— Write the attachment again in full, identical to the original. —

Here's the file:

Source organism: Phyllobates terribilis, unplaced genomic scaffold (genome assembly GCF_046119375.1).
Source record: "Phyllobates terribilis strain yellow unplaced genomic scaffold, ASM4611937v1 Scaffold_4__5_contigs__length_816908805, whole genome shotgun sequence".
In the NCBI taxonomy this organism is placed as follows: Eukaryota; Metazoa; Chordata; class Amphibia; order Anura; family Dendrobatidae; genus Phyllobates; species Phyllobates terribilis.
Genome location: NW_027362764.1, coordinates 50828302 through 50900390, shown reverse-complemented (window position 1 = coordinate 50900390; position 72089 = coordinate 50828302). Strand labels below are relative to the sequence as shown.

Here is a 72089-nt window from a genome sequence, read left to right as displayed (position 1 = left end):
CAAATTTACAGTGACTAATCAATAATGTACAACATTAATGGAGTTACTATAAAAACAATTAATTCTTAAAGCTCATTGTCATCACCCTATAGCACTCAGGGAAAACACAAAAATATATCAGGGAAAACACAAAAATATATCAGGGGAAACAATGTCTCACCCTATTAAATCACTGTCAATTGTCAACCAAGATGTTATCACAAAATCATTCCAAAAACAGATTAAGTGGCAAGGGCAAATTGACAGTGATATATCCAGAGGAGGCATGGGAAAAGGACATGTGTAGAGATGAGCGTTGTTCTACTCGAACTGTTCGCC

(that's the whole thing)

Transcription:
Source organism: Phyllobates terribilis, unplaced genomic scaffold (genome assembly GCF_046119375.1).
Source record: "Phyllobates terribilis strain yellow unplaced genomic scaffold, ASM4611937v1 Scaffold_4__5_contigs__length_816908805, whole genome shotgun sequence".
In the NCBI taxonomy this organism is placed as follows: Eukaryota; Metazoa; Chordata; class Amphibia; order Anura; family Dendrobatidae; genus Phyllobates; species Phyllobates terribilis.
Genome location: NW_027362764.1, coordinates 50828302 through 50900390, shown reverse-complemented (window position 1 = coordinate 50900390; position 72089 = coordinate 50828302). Strand labels below are relative to the sequence as shown.

Here is a 72089-nt window from a genome sequence, read left to right as displayed (position 1 = left end):
CAAATTTACAGTGACTAATCAATAATGTACAACATTAATGGAGTTACTATAAAAACAATTAATTCTTAAAGCTCATTGTCATCACCCTATAGCACTCAGGGAAAACACAAAAATATATCAGGGAAAACACAAAAATATATCAGGGGAAACAATGTCTCACCCTATTAAATCACTGTCAATTGTCAACCAAGATGTTATCACAAAATCATTCCAAAAACAGATTAAGTGGCAAGGGCAAATTGACAGTGATATATCCAGAGGAGGCATGGGAAAAGGACATGTGTAGAGATGAGCGTTGTTCTACTCGAACTGTTCGCC